In-depth reviews

Hyundai Kona - Interior, design and technology

Daring looks, smart cabin and excellent infotainment make the Hyundai Kona’s cabin a standout in the class

Overall Auto Express Rating

5.0 out of 5

Interior, design and technology Rating

5.0 out of 5

Price
£25,700 to £45,595
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It seems like Hyundai’s design team, with SangYup Lee (formerly of Bentley) at the helm, is on a mission to steal some of the thunder away from supercar owners, who have been hogging the limelight on the road for far too long. In just a few years, the brand has turned its range of sensible family SUVs and hatchbacks into a portfolio of some of the most dramatic, head-turning models on the market.

Among them are the latest Tucson SUV, Ioniq 5 and Ioniq 6 EVs, and the new Santa Fe seven-seater, which – whether you love their looks or not – stand out in hugely competitive segments. The Kona is the culmination of everything bold the brand has pulled off up to now; it combines the chiselled body lines and muscular arches of the Tucson with a futuristic front end and pixel lights, like those found on its Ioniq line-up.

The interior has been more heavily influenced by the Ioniq 5 hatchback and Ioniq 6 saloon. The dashboard is dominated by a dual-screen infotainment set-up – standard on every Kona – with three groups of physical climate controls and other shortcut buttons located below the centre touchscreen. Overall, the cabin feels bright, airy and spacious.

The pure-petrol and hybrid versions of the Kona are available in four trim levels – Advance, N Line, N Line S and Ultimate – while the Kona Electric only comes in Advance or Ultimate-spec.

Entry-level models get 17-inch alloy wheels (18-inch on hybrids), along with body-coloured door handles, mirrors, spoiler and skid plates. Inside you’ll find dual-zone climate control, a 12.3-inch instrument display, central touchscreen of 12.3 inches with sat-nav, Apple CarPlayAndroid Auto, keyless entry, front and rear parking sensors, plus a reversing camera.

N Line trim gives the car a more sporty look, thanks to different front and rear bumpers, side skirts, 18-inch alloy wheels, black door mirrors and roof, plus body-colour wheelarches. Petrol and hybrid N Line models also get twin-exit exhaust tips, while the interior now features aluminium pedals, and heated N Line cloth seats front and rear. Extra kit includes Ambient lighting, a powered tailgate, heated steering wheel and a wireless smartphone charging pad.

Next up is the N Line S. This adds Alacantara and leather upholstered seats (heated and ventilated) with electric adjustable, three-zone air conditioning and a Bose sound system. N Line and N Line S models are also available with a two-tone roof.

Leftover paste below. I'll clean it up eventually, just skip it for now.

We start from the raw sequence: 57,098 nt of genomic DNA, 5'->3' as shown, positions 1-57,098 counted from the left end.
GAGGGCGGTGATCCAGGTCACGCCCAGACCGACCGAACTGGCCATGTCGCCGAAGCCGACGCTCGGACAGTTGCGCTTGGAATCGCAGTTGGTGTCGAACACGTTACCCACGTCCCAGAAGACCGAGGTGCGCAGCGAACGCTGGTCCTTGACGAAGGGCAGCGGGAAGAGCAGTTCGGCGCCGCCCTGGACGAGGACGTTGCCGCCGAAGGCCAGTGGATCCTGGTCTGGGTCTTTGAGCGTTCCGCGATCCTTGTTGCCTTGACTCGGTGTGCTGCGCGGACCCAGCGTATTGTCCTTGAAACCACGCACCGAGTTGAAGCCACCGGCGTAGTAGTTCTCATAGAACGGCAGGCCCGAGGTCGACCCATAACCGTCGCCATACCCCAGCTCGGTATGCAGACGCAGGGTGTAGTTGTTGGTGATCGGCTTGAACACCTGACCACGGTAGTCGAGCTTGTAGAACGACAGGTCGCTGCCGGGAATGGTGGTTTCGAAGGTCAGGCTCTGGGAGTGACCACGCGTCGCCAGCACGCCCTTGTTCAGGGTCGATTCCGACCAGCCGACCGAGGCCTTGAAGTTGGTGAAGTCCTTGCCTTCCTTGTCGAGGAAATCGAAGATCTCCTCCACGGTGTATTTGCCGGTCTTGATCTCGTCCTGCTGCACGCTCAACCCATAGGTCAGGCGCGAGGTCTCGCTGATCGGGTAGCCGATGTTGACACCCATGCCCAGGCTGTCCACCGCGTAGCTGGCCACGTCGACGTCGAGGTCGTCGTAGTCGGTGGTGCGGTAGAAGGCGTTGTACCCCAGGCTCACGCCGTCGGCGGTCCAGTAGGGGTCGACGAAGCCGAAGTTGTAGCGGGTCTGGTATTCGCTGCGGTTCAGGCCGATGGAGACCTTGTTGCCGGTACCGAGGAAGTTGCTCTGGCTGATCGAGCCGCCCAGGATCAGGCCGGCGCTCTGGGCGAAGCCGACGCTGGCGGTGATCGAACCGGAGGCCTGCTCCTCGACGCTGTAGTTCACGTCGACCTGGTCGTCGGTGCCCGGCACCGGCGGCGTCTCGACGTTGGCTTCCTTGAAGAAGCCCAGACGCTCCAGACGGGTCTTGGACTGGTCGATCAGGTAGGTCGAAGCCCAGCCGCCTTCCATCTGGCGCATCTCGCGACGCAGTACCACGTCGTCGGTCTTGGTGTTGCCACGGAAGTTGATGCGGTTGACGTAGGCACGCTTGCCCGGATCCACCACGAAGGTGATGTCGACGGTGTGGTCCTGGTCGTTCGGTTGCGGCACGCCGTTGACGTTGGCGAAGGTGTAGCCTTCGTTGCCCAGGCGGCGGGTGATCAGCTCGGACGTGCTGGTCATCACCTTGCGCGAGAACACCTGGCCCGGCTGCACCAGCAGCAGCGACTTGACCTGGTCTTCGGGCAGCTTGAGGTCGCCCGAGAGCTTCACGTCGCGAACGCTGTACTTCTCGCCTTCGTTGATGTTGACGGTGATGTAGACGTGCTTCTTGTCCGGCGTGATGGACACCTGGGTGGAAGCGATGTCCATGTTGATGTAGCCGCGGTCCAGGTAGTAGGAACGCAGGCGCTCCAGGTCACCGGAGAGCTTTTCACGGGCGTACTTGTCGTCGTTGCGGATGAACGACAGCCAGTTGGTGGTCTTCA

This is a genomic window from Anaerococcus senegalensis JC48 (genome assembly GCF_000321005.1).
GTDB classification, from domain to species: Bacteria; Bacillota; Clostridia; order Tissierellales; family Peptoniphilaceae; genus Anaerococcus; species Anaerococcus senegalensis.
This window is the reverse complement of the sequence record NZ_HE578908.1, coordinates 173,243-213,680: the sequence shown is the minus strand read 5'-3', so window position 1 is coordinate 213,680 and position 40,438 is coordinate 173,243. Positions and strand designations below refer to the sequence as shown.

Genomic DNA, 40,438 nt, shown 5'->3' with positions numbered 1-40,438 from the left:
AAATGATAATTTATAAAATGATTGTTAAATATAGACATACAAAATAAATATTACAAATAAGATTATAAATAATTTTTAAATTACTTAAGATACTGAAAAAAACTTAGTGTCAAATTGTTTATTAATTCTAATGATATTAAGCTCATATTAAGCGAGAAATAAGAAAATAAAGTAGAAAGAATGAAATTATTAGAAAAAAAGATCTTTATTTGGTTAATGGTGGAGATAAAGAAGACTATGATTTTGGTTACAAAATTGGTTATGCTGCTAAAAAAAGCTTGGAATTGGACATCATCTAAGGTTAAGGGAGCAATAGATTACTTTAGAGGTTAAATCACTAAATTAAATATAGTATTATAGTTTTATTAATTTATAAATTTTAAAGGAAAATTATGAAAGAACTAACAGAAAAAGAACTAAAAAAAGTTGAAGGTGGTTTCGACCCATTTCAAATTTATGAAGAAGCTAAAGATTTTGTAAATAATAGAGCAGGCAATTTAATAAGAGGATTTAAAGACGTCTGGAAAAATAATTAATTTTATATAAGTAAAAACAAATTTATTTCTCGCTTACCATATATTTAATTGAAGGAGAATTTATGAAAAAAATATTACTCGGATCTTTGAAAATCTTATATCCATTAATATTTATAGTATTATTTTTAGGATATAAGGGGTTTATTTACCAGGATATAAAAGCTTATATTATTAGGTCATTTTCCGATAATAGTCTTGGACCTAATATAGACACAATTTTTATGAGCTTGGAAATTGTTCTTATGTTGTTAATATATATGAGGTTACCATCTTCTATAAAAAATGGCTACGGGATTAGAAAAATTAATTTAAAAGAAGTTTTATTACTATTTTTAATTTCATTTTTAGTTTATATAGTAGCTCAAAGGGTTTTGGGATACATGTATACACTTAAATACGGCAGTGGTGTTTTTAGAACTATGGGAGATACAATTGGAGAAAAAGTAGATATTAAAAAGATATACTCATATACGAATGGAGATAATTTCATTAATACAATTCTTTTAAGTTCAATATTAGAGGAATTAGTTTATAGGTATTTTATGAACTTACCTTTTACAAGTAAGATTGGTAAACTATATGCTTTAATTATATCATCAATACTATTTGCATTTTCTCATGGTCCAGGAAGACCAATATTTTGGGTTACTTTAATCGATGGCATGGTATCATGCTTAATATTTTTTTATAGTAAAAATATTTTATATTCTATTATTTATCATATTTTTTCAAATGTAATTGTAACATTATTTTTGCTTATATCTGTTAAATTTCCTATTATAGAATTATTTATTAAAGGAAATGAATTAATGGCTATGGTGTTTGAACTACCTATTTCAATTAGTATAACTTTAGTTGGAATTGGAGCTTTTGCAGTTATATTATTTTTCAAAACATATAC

Finally, sitting at the top of the Kona line-up is Ultimate trim. Range-topping models get a full-width daytime running light at the front, LED headlights, black leather seats, a sunroof and the Bose stereo.

A few optional extras are available, with the particular highlights being the Comfort pack on entry-level Advance Kona Electric models that adds heated seats all around, a heated steering wheel and wireless phone charging, or the Lux pack available on N Line S or Ultimate trims, which includes memory settings for the driver’s seat, and Hyundai’s ‘Premium Relaxation’ front seats that recline – a somewhat useful feature in the electric version that allows you to rest more comfortably while waiting for your car to charge when taking a long trip.

Sat-nav, stereo and infotainment

Every Kona features a 12.3-inch display behind the steering wheel paired with a 10.25-inch central touchscreen in petrol and hybrid models, while Kona Electrics feature another 12.3-inch display in the centre of the dash. The displays all look great and are fairly responsive, too.

The Kona also features the latest version of Hyundai’s infotainment system. The brand’s software was already one of the most intuitive and user-friendly set-ups we had tested, but the new system in the Kona is even better. For instance, the home page is now made up of large blocks, so finding the right menu is straightforward, but you can always use the physical shortcut buttons below the screen if you want. Alternatively, you can also use your favourite music and navigation apps via Apple CarPlay or Android Auto, which are standard-fit but not wireless.

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